Google will NOT be liable in any way for MSU, in the event Google loses any content, information, or data provided by MSU or its end users, regardless of the financial, operational, or reputational impact on MSU. Google does not provide indemnity to MSU, in the event of an intellectual property dispute with a third party over technology used to provide the service. However, responsibility for third party copyright infringement involving content uploaded to the service resides with the party uploading and sharing the content (not with Google or MSU). Google reserves the right to remove or block content that receives copyright infringement or abuse complaints (e.g., Digital Millennium Copyright Act complaints from copyright holders).
Your Responsibility as a Document Owner
Document owners using the Core Apps must regularly review sharing permissions to validate that authorized parties have valid need-to-know credentials, and that content of documents is appropriate for hosting under the Google Apps/G Suite for Education Agreement. Document owners must ensure compliance with MSU policies when granting access to documents and avoid improper disclosure of confidential data that could occur from sharing folders and individual documents. Document owners must back up their content.
Risk Triage for Institutional Data Using Core Apps
The following risk triage steps are included to help identify potentially appropriate uses of Google Apps/G Suite for Education by eliminating the riskiest use cases based on the types of data intended to be deployed in using the service.
1. Confidential institutional data
MSU is obligated by law and certain contractual obligations to protect certain types of data. These data types are described in the MSU Institutional Data Policy where they are referred to as “confidential data.”
The Google Apps/G Suite for Education Agreement provides provisions that allow use of FERPA protected data, assuming MSU users properly control access (see MSU’s Policy on Access to Student Information).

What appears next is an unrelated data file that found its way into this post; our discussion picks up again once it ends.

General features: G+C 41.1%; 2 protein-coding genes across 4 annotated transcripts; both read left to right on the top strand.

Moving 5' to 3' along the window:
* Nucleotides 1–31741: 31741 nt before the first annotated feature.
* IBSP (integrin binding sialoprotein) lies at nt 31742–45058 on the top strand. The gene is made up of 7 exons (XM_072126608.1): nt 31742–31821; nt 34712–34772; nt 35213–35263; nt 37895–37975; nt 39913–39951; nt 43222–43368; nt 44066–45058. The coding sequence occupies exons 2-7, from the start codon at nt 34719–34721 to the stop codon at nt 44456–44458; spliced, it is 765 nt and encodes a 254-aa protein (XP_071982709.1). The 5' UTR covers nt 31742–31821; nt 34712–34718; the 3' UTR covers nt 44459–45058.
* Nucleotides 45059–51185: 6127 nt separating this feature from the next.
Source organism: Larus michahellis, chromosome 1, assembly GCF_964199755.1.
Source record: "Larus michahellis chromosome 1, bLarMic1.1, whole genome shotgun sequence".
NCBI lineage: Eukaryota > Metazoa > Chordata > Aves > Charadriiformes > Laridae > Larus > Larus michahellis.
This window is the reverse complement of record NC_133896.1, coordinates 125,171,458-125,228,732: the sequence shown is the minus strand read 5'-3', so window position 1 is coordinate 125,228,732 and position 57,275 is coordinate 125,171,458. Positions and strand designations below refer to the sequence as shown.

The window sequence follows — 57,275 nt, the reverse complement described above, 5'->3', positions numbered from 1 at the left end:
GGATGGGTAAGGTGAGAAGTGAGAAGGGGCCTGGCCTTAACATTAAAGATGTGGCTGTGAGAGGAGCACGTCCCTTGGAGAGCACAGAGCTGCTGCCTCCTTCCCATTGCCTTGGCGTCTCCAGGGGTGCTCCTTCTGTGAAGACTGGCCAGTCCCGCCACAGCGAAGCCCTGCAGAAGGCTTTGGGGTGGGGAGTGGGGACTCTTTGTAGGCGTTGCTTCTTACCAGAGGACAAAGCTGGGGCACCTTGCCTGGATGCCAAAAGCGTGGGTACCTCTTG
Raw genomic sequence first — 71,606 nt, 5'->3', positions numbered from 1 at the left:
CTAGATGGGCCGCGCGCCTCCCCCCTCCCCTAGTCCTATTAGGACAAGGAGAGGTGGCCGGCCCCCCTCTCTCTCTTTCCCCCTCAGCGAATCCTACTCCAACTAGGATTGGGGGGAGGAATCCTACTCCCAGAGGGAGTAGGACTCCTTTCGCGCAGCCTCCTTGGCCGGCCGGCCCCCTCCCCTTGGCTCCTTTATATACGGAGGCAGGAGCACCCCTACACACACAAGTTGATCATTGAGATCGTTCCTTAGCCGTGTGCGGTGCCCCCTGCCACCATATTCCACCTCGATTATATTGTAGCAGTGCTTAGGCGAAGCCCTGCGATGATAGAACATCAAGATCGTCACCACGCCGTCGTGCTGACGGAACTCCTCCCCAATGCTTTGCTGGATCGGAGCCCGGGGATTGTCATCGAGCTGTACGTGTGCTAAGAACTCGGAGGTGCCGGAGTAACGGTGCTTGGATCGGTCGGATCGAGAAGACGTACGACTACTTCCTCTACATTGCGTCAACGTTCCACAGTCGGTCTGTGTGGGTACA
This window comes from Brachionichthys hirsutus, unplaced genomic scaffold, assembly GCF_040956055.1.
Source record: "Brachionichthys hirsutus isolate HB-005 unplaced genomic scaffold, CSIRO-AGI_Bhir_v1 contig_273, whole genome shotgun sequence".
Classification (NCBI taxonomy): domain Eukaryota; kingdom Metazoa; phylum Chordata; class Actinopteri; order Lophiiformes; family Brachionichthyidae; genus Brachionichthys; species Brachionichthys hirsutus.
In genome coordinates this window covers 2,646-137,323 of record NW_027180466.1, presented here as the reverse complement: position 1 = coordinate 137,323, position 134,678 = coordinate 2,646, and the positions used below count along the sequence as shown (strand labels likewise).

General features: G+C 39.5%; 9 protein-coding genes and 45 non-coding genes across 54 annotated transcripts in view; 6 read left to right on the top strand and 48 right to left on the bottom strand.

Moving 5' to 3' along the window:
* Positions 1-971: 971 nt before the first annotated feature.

The Agreement does NOT contain strong enough provisions to allow use of Core Apps for most other confidential data types.
Avoid using Core Apps (or any other Google App) for confidential data such as:
- “High Consequence” business records (see below and remainder of document for definition of “high consequence”).
- Institutional data that could, by itself or in combination with other such data, be used for identity theft or related crimes.
- Institutional data whose public disclosure is restricted by law, contract, university policy, professional code, or practice within the applicable unit, discipline, or profession.
- Records of the university’s security measures.
- Institutional data whole value would be lost or reduced by unauthorized disclosure or by disclosure in advance of the time prescribed for its authorized public release, or whose unauthorized disclosure would otherwise adversely affect the university financially.
- HIPAA-protected clinical records. (MSU has not yet executed a Business Associate Agreement with Google, nor have administrative parties responsible for MSU’s HIPAA compliance reviewed the Core Apps or the Agreement for use with such data.)
Information subject to export controls
MSU users should NOT use Google Apps for any information or data that is controlled for export under U.S. export control laws.
2. Institutional business records
Definition of a record